The performances, music, and the images are what made an impression on me.  Tina Turner is unforgettable as the Acid Queen, who promises to make Tommy grow up.  Ann-Margret is better than I ever remember her being; she got a Best Actress Oscar nomination and won a Golden Globe as Best Actress in a Comedy or Musical.  Roger Daltrey does well in his first movie.  Jack Nicholson as The Specialist has a better voice than Marlon Brando.  Oliver Reed's singing skills are debateable, but he acts the part well.

 

The music is good, especially Tina Turner, Ann-Margret's songs, and Elton John, who sings "Pinball Wizard".

 

The images that work--the ones I remember best; The Church of Marilyn Monroe, with her statue in the pose from "The Seven Year Itch" (1955), when she stood above a subway grating and her skirt blew upward.  The whole scene with Tina Turner.  Ann-Margret dressed in white, in an all white room; Daltrey, singing in a church, with a cross as his microphone.

 

This would be a perfect film for TCM Underground.  Has TCM ever shown it?

 

Film's not for everyone, but is very worth a watch.  3.3/4.

 

Source--archive.org.  Search "Ken Russell"; restrict results to movies only.  Should be one of the first three results.  Was archived on October 8th, 2016.


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#39 TomJH

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Posted 25 June 2017 - 05:53 PM

As far as the '43 version of Phantom of the Opera is concerned, Universal had toyed with the idea of casting Karloff in a version during the '30s and, following his success in Hunchback of Notre Dame a few years later, Charles Laughton.

 

Lon Chaney Jr., a Universal contract player, was dying to recreate the part that was so important a part of his father's legend. Here's a photo of Chaney in makeup as the Monster in Ghost of Frankenstein visiting the Phantom set.

 

aaaarains16.jpg

 

Claude Rains finally accepted the part but with reservations. He was greatly concerned that his makeup not be too extreme, and he was also wary off the possibility of a too close identification with the horror genre having a detrimental impact upon his future career when it came to leading roles.

 

From Claude Rains: An Actor's Voice:

 

(Director Arthur) Lubin told historian Scott MacQueen that Rains was so concerned about his burn makeup and its potential effect upon his career that the director was forced to employ a hidden camera to capture needed footage during the unmasking scene. The initial shot, in which Susanna Foster rips off the mask, was compromised by a slightly out-of-focus zoom-in. Two perfectly focused head shots of Rains were subsequently inserted; these, apparently, are the surreptitious footage Lubin described.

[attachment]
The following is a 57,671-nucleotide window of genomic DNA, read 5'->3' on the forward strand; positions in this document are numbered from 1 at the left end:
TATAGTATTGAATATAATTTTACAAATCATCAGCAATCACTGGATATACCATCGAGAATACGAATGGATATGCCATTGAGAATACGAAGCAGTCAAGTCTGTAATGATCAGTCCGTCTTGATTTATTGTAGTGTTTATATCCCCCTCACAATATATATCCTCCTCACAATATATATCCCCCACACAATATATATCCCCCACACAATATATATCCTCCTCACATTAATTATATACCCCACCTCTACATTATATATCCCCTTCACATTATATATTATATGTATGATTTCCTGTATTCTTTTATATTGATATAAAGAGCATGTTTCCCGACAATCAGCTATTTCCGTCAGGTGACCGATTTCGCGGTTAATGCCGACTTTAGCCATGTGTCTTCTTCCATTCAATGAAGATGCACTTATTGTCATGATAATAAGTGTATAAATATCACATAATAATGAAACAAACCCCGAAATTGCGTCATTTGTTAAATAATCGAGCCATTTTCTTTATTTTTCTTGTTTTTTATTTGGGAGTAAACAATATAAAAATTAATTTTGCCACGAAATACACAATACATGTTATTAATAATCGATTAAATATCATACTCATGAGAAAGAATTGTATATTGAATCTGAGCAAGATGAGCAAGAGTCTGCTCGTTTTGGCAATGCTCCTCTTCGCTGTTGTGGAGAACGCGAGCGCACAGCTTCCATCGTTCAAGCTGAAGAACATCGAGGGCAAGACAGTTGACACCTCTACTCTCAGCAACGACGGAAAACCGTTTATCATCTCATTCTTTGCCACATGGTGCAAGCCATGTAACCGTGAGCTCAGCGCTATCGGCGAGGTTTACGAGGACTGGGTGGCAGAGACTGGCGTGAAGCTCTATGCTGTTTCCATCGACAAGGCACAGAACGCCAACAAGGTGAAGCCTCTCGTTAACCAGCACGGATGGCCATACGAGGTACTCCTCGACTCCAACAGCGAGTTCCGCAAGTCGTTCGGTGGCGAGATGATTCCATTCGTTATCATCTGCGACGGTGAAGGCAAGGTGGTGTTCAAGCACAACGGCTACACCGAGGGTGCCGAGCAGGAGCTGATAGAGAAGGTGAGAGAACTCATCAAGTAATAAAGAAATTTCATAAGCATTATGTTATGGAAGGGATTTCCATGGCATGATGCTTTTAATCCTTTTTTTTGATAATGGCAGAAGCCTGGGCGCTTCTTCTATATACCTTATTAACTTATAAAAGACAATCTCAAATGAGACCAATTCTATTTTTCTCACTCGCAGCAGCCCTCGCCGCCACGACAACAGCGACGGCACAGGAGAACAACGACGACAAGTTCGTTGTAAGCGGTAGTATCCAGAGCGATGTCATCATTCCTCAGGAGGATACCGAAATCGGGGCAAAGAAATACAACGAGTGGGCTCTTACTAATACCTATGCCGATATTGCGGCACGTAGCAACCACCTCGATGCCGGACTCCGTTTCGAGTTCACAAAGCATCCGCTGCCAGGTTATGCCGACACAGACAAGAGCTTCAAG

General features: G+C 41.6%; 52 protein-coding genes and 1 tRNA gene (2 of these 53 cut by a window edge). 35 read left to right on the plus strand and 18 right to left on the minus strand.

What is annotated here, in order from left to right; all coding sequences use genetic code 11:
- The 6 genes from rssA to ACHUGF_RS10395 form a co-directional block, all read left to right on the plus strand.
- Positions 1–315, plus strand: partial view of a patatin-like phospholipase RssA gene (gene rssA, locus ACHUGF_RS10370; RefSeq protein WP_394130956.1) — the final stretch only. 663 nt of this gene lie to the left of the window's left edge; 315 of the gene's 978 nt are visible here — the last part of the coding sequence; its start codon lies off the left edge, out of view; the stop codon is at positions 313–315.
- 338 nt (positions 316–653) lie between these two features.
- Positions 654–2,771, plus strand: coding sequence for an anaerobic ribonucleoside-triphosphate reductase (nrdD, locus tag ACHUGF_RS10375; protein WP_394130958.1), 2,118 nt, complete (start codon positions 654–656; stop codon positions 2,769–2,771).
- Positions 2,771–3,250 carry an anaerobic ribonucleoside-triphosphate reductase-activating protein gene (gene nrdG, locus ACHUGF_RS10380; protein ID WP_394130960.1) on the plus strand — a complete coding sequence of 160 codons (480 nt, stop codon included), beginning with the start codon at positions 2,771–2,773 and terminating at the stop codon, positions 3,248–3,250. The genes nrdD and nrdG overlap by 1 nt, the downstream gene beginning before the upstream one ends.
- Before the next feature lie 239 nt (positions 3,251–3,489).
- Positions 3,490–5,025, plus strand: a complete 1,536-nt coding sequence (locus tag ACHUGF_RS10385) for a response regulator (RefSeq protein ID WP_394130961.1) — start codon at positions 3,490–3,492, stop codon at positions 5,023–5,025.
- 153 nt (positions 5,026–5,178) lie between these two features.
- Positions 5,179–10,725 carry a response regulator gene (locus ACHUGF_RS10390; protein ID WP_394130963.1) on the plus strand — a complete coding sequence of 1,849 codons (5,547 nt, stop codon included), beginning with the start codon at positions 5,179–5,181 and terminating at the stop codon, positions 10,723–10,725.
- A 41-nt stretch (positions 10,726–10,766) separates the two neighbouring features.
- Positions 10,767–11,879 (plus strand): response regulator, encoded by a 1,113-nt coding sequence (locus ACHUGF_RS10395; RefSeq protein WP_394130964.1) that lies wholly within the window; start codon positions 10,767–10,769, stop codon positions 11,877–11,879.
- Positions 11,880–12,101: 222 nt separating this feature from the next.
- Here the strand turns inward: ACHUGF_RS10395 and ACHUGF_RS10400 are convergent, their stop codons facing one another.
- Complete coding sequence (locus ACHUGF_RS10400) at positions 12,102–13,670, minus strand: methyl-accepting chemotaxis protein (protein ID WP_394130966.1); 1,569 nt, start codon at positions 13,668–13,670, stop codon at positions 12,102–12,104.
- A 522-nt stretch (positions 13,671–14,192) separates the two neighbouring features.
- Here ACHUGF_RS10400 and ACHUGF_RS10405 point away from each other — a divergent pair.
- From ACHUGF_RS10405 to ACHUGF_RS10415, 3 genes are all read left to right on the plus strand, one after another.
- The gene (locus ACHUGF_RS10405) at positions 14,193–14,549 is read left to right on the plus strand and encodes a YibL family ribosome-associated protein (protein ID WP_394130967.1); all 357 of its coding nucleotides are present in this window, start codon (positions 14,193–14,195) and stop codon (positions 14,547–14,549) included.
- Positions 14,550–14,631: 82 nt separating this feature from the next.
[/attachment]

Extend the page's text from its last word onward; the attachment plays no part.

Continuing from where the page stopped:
Rains never talked about his collaboration with (makeup artist Jack) Pierce, who was notoriously testy and autocratic. As it turned out, the final makeup was uncannily similar to the effects of the World War I gas that had blinded Rains in one eye, which doubtless added to his discomfort. Since he insisted on being masked until the very end of the film, Rains created a dilemma for himself somewhat parallel to being unseen in The Invisible Man, and he held out for the most flattering mask possible. Lubin remembered "a great deal of argument" about the "testing of the damn mask." But the result was brilliant - a pale blue, almost feline stylization of Rains's own face, allowing the actor to be perfectly recognizable even when disguised. The mask is believed to have been executed by Pierce's assistant (and later his successor at Universal), Bud Westmore.

 

22013407078_89419b3c09_o.jpg


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#40 TomJH

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Posted 25 June 2017 - 04:14 PM

"The Phantom of the Opera" (1962)--Starring Herbert Lom, Heather Sears, Michael Gough, and Edward De Souza.  Directed by Terence Fisher.

 

I recall being taken to the show to see this one by my parents. I was all excited to see what I had read was "the greatest horror film ever made," not realizing that in my horror fan magazine reading I had it confused with the Lon Chaney silent.

 

Boy, was I disappointed.

 

Later I saw the Chaney version and found it more theatrical than horrifying. Chaney's makeup, of course, is memorable. It must have been a shock for 1925 audiences when they saw the unmasking scene since Universal had made a point of not letting the Phantom's makeup be seen in any of the publicity surrounding the film. Today, of course, we all know what Chaney's Phantom looks like through millions of photographs published of it since, lessening the impact of the big reveal scene.

 

giphy.gif

 

I always thought that one of the most effective moments in this uneven film is the climax when furious crowds are pursuing Chaney's Phantom who is driving a horse drawn coach, which finally overturns.

 

SPOILER ALERT:

 

There is then a marvelous moment of defiance from Chaney as he stops the crowd from closing in upon him by holding a closed fist above his head, the implication being that there is a bomb in it. Holding them at bay for a few seconds, he then opens his hand to reveal that there is nothing in it, laughing at them over his having briefly fooled them (once again) and making them cower. The angry crowd then quickly moves in upon him to beat him to death and throw his body into the river. But it's the Phantom's final laughter and his defiance of the crowd that stays in this viewer's memory.